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The Benefits of Logging Your Code

As a junior developer, I am constantly looking to implement coding best practices in my routine and pass along what I’ve found to the development team that I’m in. Logging was one of them.

I noticed that no one was using any logging other than console output. While that is fine while developing the Web App, it’s not practical in a production environment. The last thing you want to do is ask the client to open up developer mode on the browser to get some data written to the console. Believe me, that is a bad idea.

You can use a slew of tools to add logging to your code. For me, I chose NLog as my tool of choice, dumping all of the data onto our Splunk account. I also set up Splunk to alert me if NLog recorded any error events. These alerts give me a heads up before the client contacts me about an issue.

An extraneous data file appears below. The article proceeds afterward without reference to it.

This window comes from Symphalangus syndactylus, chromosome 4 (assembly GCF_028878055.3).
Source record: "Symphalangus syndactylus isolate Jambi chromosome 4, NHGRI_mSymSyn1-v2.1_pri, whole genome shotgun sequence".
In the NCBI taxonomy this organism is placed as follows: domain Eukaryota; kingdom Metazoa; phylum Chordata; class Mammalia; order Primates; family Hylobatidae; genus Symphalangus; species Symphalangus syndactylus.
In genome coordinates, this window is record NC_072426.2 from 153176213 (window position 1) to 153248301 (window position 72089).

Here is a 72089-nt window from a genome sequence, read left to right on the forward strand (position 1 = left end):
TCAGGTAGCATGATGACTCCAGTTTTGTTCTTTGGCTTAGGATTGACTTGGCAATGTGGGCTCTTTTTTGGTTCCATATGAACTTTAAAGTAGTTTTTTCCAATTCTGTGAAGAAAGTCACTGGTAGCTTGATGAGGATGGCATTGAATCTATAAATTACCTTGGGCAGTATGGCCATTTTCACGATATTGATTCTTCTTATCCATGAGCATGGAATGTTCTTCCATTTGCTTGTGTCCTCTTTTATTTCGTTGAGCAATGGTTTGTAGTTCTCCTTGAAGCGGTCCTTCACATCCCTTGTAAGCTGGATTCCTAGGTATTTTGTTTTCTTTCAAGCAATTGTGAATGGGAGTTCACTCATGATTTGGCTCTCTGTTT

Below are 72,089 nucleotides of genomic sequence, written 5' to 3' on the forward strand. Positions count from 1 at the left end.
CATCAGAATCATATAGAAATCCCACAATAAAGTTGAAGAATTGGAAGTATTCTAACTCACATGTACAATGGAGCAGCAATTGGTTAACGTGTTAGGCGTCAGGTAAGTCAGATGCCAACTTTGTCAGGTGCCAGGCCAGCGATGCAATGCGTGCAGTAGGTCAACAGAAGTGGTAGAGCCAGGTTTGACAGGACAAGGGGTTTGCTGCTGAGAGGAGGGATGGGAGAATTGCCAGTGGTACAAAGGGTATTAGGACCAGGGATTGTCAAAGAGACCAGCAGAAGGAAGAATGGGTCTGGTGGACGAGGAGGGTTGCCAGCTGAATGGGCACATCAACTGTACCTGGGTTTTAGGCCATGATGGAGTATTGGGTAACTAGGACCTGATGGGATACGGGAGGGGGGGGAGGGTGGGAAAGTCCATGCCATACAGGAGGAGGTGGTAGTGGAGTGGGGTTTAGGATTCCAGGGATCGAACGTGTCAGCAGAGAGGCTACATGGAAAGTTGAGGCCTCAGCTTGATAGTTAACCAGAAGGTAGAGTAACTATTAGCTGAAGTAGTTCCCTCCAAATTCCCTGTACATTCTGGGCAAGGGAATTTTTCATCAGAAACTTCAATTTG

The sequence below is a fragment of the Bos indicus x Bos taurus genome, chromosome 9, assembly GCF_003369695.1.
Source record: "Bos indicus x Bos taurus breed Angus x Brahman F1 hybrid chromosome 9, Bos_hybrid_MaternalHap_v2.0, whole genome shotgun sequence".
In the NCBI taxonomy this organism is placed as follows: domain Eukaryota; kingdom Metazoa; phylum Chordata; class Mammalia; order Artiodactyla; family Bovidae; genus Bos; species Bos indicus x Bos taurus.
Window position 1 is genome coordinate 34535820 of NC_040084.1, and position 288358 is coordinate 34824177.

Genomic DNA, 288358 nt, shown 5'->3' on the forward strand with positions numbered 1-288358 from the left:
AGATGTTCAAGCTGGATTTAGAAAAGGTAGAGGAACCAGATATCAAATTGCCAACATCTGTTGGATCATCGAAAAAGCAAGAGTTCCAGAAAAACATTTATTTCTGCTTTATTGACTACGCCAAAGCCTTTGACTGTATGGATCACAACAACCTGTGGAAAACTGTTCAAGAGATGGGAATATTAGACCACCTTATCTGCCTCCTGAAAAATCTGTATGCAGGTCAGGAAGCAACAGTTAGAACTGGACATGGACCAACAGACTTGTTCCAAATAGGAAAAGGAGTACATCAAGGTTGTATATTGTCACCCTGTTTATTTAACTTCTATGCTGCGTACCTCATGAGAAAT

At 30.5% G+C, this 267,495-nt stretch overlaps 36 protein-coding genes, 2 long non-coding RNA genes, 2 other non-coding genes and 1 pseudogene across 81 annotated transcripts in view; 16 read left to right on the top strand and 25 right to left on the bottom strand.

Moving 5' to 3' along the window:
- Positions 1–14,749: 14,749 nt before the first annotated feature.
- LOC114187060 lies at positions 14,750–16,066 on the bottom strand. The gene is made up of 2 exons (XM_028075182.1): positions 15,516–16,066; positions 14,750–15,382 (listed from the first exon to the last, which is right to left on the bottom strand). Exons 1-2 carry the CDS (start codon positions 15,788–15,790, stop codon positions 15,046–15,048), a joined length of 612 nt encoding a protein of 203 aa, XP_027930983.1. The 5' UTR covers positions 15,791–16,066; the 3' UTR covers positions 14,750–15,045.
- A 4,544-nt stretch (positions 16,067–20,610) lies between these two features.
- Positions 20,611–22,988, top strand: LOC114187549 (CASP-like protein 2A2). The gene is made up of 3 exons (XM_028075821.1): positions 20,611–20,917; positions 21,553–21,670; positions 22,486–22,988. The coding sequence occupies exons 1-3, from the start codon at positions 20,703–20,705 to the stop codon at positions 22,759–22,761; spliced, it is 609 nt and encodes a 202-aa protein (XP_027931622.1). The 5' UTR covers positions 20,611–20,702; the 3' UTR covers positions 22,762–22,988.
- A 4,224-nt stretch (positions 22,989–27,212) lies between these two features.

Those error alerts already have come in handy. I received one from one of my web apps and with the alert information, I was able to create a support ticket on behalf of the web app owner, putting it in my queue.

When I had the time to work on the issue, I am able to duplicate it in the test environment and gather additional log information to narrow down the root cause. You don’t know how much of a time saver it is to not only log the error traps but certain data such as variables and objects. It gives a complete picture of what is going on and what you need to do to fix the bug.

Another thing that I did was to create a template for NLog for others in my team to use. All they have to do is fill in their name, email, and application name. All of that along with the error is used in Splunk to send out the email alerts to the team leader and to the developer of the application. The boss likes it because it keeps him in the loop.

I’m sure there are newer ways of analyzing errors in real-time with application insights but that is down the road. Right now, what we have is working. What logging system are you using? Do you like it? Let me know in the comments.